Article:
There has been a long time need for a new mold Sea Vixen and thanks to XtraKit, we now have one. Molded by MPM in the Czech Republic, this new kit has the sort of detailing that was only a dream with the older Frog kit. Starting with the cockpit, there is actual detail in here with nicely done consoles, instrument panels and seats. The seats are a bit on the small size an adjustment neede in order to fit into the cramped spaces of the cockpit. As little will actually be visible once together, a modeler could go with proper sized aftermarket seats and leave out some of the detailing to get them to fit. Most will use the nice ones in the kit.

These seats and some other smaller parts are made of resin. That includes the engine exhaust compressors, nose wheel/gear assembly, fences under the fuselage, nose gear doors, radar hood, refueling probe stub and a few other smaller bits. These parts are superbly formed and devoid of any glitches.

Though the wings are not designed to be folded, the outer sections are separate and there are bulkhead blanks that go in the open ends to help get the parts together. This would also make it easier for those doing aftermarket wingfold parts to design them. The kit has full intake trunking to a compressor face section and has separate and full wheel wells. The separate nose cone leaves room for weights. Hannants has told me that all the nose cones have a dimple in them, something easy enough to fill. There are six under wing pylons but no weapons, only a pair of fuel tanks for the outer pylons. A separate windscreen and canopy, both crystal clear, are included and the kit offers the large boom mounted fuel tanks as separate assemblies, allowing the FAW.1 variant to be done if one so desires (though none of the decal options are for this version).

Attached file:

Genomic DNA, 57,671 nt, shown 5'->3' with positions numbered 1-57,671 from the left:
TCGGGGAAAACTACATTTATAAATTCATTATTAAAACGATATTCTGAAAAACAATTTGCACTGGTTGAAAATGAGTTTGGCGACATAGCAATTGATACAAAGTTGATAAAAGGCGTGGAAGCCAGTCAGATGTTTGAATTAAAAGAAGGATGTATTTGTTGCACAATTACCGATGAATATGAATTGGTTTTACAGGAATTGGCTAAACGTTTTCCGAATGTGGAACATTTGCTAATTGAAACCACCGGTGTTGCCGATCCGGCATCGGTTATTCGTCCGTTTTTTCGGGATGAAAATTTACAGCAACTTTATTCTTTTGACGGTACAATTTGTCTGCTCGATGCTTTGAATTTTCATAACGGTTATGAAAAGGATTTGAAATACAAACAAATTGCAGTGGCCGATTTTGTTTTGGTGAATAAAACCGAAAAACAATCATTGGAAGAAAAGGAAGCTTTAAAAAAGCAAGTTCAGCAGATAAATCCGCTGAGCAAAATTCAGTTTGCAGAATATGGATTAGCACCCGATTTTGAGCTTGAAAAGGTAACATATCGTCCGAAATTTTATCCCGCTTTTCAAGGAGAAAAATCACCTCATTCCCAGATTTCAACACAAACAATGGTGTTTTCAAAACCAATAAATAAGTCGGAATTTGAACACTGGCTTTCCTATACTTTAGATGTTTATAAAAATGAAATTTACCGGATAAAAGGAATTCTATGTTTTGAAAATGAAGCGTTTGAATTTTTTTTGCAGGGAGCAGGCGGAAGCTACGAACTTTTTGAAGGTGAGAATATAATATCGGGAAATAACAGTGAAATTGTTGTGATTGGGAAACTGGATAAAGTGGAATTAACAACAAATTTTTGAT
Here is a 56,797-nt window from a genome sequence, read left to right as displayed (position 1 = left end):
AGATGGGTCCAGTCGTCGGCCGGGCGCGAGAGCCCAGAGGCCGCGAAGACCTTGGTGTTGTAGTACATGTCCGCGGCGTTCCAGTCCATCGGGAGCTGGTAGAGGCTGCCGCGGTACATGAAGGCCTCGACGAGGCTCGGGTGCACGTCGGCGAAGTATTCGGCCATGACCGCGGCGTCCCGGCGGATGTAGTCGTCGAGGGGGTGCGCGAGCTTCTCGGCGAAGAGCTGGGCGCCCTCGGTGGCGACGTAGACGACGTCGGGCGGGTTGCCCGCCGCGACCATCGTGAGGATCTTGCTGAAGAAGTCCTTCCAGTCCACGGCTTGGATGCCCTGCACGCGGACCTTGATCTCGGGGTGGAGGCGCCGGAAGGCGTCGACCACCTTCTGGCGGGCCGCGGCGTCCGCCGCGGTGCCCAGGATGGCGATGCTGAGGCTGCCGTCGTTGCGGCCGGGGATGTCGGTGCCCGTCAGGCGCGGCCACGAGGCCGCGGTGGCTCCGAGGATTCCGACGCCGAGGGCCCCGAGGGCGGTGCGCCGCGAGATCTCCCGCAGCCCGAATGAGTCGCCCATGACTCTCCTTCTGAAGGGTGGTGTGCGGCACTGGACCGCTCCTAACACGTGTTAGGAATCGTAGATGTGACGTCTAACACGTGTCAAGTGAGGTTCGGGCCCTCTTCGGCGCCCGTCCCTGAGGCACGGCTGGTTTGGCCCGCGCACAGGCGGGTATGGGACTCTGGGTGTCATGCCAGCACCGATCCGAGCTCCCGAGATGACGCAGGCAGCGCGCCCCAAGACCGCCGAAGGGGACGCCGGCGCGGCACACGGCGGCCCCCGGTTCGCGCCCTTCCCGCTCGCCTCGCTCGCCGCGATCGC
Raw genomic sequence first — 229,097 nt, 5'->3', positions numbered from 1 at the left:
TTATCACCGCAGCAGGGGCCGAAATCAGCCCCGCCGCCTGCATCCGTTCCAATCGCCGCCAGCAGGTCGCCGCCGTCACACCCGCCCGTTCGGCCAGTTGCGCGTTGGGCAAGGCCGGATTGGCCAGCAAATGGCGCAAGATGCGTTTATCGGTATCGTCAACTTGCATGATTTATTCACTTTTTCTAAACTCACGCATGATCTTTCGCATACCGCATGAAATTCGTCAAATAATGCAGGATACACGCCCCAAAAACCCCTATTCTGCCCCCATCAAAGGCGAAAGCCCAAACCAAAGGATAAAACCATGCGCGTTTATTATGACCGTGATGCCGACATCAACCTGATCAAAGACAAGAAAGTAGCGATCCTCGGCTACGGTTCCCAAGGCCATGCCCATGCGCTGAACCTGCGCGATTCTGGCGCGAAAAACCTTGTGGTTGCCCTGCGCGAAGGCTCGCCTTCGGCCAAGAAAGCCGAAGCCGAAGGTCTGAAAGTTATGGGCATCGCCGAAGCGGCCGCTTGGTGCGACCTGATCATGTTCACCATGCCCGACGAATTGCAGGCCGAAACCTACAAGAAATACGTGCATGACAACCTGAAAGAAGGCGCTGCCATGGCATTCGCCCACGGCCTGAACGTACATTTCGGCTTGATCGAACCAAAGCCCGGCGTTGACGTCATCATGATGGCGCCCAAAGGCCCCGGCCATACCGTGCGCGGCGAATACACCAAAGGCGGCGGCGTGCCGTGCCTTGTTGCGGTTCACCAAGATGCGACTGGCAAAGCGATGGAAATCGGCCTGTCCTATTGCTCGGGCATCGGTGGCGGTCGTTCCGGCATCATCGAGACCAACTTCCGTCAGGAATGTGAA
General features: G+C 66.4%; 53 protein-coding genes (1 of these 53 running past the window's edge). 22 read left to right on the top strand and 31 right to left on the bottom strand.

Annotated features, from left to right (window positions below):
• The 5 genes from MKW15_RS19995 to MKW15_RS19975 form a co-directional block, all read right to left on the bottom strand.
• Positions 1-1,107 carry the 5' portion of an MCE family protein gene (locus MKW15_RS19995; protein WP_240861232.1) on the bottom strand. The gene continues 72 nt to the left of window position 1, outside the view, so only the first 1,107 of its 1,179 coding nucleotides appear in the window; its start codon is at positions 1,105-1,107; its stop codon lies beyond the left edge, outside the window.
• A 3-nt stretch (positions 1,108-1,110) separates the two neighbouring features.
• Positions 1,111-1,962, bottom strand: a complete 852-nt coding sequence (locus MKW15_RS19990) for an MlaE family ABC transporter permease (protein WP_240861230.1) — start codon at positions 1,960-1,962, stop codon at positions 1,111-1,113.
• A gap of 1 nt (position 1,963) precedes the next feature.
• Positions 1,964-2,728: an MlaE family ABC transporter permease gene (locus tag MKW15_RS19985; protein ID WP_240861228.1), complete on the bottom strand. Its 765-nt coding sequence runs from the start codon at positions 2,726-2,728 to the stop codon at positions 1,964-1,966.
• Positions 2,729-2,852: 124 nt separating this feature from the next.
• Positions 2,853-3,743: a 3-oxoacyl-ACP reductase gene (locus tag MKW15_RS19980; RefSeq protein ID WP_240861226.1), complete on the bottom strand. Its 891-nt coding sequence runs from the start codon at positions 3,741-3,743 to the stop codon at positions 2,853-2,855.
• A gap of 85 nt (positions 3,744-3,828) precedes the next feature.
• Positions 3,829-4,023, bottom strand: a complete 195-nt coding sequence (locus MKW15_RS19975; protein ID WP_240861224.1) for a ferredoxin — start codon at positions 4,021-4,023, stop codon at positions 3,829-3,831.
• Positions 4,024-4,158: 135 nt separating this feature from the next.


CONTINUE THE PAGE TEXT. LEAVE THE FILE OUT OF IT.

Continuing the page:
Instructions are well done and provide nicely done drawings in 19 construction steps. Colors are, of course, for Xtracolor and Xtracrylic paints, but generic names are provided for those who cannot get these paints. Decals are provided for two aircraft, both shown on the box art. One is an 899 squadron FAW.2 in extra dark sea grey over white, while the other is the last flying Sea Vixen, a D.3 drone in yellow and red. XtraKit has included a set of masks for the clear bits and for the curved areas of the D.3 version (not shown as it would look like a yellow square). There are no instructions regarding these masks nor are they mentioned in the instruction sheet or painting/decal guide. Decals are superbly printed and provide a full data/stencil suite as well.

I cannot close without thanking XtraKit for putting this in a real, two piece box. I am one of many who detest the end opening boxes as it provides no place to store the kit bits as one is working on the model.


So there you have it. A new mold Sea Vixen. I'm sure that this one will sell quite well and it doesn't hurt that XtraDecal has concurrently produced a new sheet with all the other unit markings on it. Hey, this means you can buy more than one!



July 2008

My thanks to the fine folks at www.hannants.co.uk for the preview kit. Get this kit and the new sheet from the link.